The Amateur Amateur: Mastless in Missouri
By Gary Hoffman, KB0H
ARRL Contributing Editor
It was a nasty night, with heavy rain and howling wind. I was down in my shack, overseeing three Amateur Radio Emergency Service (ARES) nets: our weekly voice net, a short net in which we practice receiving formal traffic and a packet net. I’m the manager for all of them.
After I wrapped up the nets, I went upstairs to start doing the paperwork. My wife Nancy was in the study, staring out the window at the storm. She turned to face me, a worried look on her face, when suddenly there was a loud crash! Something very bad happened. I couldn’t tell what exactly, but I knew that when we found out, we were going to be pretty upset.
I tuned the Amateur Radio transceiver in the study to the SKYWARN frequency. It was dead. So were all of the other frequencies I tried. And right then I knew what the loud crash had been: My main antenna mast was down. And with it, four of my antennas.
Braving the rain, I went outside to see how bad the situation was. The main mast was definitely missing. I couldn’t see it at all. It was a tall and heavy structure. Where had it gone? The rain kept pouring down, so I couldn’t investigate further. All I could do was sit and worry about the roof damage, and of course, how my ham radio activities would be impacted. After the rain had died down a bit, Nancy went out and found that the mast had crashed down into my neighbor’s yard, its base still teetering at the edge of our roof.
I went out to survey the damage the next day. As distraught as I was about the damage to the roof and the loss of most of my antennas, it was impossible for me to ignore the fact that we’d been lucky. Very lucky. Other than ripping holes where it had been bolted down, the toppling mast had caused no other damage to the roof. I don’t even think any rain got in that night. I looked around in the attic and didn’t see any water damage.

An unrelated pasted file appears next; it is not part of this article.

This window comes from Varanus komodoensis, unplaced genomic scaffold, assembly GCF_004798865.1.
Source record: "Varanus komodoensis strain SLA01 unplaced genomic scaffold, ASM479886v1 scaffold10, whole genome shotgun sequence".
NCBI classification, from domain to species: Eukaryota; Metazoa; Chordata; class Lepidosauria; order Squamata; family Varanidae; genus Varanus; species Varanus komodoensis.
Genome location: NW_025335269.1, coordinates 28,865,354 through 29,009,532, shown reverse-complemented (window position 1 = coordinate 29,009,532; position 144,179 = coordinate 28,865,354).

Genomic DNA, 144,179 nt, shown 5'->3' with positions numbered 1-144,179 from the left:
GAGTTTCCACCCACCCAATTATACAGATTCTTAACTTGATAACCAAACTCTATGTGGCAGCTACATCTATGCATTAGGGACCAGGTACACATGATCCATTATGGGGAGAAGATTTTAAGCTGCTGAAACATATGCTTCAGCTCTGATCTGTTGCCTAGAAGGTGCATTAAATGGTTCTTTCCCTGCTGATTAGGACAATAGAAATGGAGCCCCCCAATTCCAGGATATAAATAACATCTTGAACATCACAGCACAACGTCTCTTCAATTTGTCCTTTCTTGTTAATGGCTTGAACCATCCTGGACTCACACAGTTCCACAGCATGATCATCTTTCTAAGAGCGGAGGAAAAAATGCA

If the antenna mast absolutely had to fall down, it could not have chosen a more fortuitous path. It missed all of the other objects on the roof, the telephone and electrical service lines and even dodged my neighbor’s barbecue grills. Basically, it hit nothing but the ground.
Meanwhile, to the west of us, the city of Hazelwood had been chewed up pretty badly by the storm. Trees were down everywhere, some of them right in the middle of houses. Roofs were completely gone. Power was out and traffic was snarled beyond imagining. So while I wasn’t happy about my antennas being down, I still had a house, a roof and electricity.
I hauled my tools over to my neighbor’s backyard. This is where having an ARES deployment bag came in handy. Looking over the downed mast, I saw that my Diamond X-300 dual band antenna had shattered, but that the two X-50s had survived intact. I didn’t see any dings or dents in the casing of my SGC-230 antenna coupler, but I would have to examine that more carefully later.
The first order of business was to detach all of the cables and wires. The base of the mast was still up on the roof, but if it fell, a whole lot of coax was going to try to come out of the attic in a big hurry. That would not be a good thing. Detaching the coax was not as simple a task as it might seem. I had wrapped weather sealant rather liberally around all of the connectors. The sealant was a putty-like substance that was extremely sticky. Removing that gooey stuff was the most labor intensive part of the whole operation. After spending ages picking, cutting and peeling the gluey gunk, I vowed to switch to some other kind of weatherproofing. Once the sealant had been removed from the connectors (and my hands), I detached and coiled up the cables. That part of the task was done.